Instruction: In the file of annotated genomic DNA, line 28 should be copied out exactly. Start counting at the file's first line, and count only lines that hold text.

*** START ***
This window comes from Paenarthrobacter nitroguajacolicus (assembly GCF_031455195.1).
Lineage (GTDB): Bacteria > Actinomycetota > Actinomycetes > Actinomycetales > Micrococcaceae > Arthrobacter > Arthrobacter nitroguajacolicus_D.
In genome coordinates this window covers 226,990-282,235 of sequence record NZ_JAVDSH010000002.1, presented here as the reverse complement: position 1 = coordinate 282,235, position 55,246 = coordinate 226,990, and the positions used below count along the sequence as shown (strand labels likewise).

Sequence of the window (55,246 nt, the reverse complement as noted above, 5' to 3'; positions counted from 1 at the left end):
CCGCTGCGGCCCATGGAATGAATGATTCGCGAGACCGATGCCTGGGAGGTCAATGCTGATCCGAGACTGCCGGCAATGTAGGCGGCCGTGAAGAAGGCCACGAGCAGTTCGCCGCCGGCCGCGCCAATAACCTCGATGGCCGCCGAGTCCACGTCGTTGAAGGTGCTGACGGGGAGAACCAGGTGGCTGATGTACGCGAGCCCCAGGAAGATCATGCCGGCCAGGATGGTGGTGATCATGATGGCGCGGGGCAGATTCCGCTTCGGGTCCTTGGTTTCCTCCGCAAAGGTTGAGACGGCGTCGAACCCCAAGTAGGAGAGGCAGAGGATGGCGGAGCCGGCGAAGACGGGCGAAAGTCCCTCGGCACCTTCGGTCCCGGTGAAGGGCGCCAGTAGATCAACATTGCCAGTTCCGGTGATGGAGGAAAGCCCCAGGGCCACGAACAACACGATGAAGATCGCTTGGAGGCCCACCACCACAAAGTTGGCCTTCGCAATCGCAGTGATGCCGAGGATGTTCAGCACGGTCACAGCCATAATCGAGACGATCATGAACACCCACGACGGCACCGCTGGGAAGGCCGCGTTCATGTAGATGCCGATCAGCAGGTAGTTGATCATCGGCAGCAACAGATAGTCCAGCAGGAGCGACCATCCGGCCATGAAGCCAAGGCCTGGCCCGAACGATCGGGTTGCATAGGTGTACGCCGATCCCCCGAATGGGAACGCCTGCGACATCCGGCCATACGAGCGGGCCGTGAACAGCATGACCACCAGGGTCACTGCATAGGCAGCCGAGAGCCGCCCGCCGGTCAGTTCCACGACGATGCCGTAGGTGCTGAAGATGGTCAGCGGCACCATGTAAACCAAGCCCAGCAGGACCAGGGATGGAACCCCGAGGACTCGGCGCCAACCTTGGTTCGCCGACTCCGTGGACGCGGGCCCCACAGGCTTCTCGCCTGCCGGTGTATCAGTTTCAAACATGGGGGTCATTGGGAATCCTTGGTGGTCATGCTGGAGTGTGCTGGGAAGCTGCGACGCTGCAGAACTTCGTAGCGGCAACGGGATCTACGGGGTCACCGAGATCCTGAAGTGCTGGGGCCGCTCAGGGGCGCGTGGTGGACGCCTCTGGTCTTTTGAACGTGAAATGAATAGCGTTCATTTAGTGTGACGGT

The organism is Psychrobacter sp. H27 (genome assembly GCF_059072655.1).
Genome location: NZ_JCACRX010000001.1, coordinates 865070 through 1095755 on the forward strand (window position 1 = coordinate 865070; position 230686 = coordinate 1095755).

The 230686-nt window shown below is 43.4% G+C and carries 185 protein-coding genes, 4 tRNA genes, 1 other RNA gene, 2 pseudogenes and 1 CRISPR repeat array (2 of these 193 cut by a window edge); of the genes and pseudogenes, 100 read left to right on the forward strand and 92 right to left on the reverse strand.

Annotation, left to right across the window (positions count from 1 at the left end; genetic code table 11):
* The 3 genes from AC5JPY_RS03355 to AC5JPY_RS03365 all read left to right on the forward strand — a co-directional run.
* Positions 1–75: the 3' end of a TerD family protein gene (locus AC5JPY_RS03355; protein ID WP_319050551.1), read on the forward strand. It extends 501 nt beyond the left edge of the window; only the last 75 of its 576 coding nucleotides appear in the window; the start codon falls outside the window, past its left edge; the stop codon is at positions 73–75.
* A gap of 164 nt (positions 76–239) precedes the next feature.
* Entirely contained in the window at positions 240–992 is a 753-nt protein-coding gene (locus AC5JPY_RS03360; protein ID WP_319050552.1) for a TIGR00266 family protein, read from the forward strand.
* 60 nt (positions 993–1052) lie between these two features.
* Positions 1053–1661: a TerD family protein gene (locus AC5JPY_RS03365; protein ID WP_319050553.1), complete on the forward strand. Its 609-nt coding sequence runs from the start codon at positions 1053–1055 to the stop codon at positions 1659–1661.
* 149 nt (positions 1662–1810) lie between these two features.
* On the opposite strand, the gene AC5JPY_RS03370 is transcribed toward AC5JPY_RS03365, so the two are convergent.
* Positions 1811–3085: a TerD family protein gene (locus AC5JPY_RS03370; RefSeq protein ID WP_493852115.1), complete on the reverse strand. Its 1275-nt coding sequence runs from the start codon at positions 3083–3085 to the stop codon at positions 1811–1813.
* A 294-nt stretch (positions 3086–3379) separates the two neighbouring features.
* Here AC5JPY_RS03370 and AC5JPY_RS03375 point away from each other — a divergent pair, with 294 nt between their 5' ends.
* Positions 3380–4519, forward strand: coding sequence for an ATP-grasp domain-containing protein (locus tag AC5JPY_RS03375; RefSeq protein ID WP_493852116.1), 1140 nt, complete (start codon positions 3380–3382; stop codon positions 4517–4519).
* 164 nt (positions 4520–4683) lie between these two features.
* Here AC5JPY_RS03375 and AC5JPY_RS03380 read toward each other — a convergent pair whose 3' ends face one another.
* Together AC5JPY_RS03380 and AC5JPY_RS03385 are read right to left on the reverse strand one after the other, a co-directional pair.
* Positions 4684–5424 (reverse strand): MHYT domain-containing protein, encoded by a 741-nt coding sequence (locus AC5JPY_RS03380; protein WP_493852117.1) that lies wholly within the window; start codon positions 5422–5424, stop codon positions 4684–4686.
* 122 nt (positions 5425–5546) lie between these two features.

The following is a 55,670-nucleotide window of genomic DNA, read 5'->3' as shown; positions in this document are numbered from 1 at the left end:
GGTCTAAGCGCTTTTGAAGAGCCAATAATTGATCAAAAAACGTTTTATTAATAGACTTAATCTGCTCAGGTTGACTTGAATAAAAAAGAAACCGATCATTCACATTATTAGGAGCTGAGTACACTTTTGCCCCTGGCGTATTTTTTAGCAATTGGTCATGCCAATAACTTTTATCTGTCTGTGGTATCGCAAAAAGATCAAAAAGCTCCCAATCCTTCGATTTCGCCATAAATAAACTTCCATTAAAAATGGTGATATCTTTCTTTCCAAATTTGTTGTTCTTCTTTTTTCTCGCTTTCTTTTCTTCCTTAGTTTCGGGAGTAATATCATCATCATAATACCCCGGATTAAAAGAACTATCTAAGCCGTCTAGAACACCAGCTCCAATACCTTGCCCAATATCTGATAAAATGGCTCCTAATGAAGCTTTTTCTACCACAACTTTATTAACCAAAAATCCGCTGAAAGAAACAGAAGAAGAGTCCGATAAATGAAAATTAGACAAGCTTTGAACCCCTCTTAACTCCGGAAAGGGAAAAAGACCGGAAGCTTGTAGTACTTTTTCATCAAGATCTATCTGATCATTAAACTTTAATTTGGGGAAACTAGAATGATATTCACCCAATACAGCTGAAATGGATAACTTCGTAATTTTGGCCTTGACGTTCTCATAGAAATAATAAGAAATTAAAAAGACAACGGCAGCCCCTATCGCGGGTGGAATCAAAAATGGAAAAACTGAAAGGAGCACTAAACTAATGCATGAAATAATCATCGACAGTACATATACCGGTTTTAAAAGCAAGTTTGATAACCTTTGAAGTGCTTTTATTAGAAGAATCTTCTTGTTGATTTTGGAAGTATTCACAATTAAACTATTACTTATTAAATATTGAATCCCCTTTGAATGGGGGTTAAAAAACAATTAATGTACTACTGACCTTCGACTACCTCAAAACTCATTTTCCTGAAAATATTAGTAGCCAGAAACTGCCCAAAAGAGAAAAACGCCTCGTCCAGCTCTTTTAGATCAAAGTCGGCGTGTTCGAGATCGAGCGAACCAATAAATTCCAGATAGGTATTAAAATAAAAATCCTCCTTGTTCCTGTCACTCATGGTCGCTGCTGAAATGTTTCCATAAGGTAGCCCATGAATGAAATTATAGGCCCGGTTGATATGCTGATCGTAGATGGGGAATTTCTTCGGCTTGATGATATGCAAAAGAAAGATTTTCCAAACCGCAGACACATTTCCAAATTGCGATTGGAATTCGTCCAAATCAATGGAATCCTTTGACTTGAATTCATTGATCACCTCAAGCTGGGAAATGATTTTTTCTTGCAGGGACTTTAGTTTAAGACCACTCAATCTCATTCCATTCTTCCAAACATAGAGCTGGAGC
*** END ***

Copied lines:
GGTCTAAGCGCTTTTGAAGAGCCAATAATTGATCAAAAAACGTTTTATTAATAGACTTAATCTGCTCAGGTTGACTTGAATAAAAAAGAAACCGATCATTCACATTATTAGGAGCTGAGTACACTTTTGCCCCTGGCGTATTTTTTAGCAATTGGTCATGCCAATAACTTTTATCTGTCTGTGGTATCGCAAAAAGATCAAAAAGCTCCCAATCCTTCGATTTCGCCATAAATAAACTTCCATTAAAAATGGTGATATCTTTCTTTCCAAATTTGTTGTTCTTCTTTTTTCTCGCTTTCTTTTCTTCCTTAGTTTCGGGAGTAATATCATCATCATAATACCCCGGATTAAAAGAACTATCTAAGCCGTCTAGAACACCAGCTCCAATACCTTGCCCAATATCTGATAAAATGGCTCCTAATGAAGCTTTTTCTACCACAACTTTATTAACCAAAAATCCGCTGAAAGAAACAGAAGAAGAGTCCGATAAATGAAAATTAGACAAGCTTTGAACCCCTCTTAACTCCGGAAAGGGAAAAAGACCGGAAGCTTGTAGTACTTTTTCATCAAGATCTATCTGATCATTAAACTTTAATTTGGGGAAACTAGAATGATATTCACCCAATACAGCTGAAATGGATAACTTCGTAATTTTGGCCTTGACGTTCTCATAGAAATAATAAGAAATTAAAAAGACAACGGCAGCCCCTATCGCGGGTGGAATCAAAAATGGAAAAACTGAAAGGAGCACTAAACTAATGCATGAAATAATCATCGACAGTACATATACCGGTTTTAAAAGCAAGTTTGATAACCTTTGAAGTGCTTTTATTAGAAGAATCTTCTTGTTGATTTTGGAAGTATTCACAATTAAACTATTACTTATTAAATATTGAATCCCCTTTGAATGGGGGTTAAAAAACAATTAATGTACTACTGACCTTCGACTACCTCAAAACTCATTTTCCTGAAAATATTAGTAGCCAGAAACTGCCCAAAAGAGAAAAACGCCTCGTCCAGCTCTTTTAGATCAAAGTCGGCGTGTTCGAGATCGAGCGAACCAATAAATTCCAGATAGGTATTAAAATAAAAATCCTCCTTGTTCCTGTCACTCATGGTCGCTGCTGAAATGTTTCCATAAGGTAGCCCATGAATGAAATTATAGGCCCGGTTGATATGCTGATCGTAGATGGGGAATTTCTTCGGCTTGATGATATGCAAAAGAAAGATTTTCCAAACCGCAGACACATTTCCAAATTGCGATTGGAATTCGTCCAAATCAATGGAATCCTTTGACTTGAATTCATTGATCACCTCAAGCTGGGAAATGATTTTTTCTTGCAGGGACTTTAGTTTAAGACCACTCAATCTCATTCCATTCTTCCAAACATAGAGCTGGAGC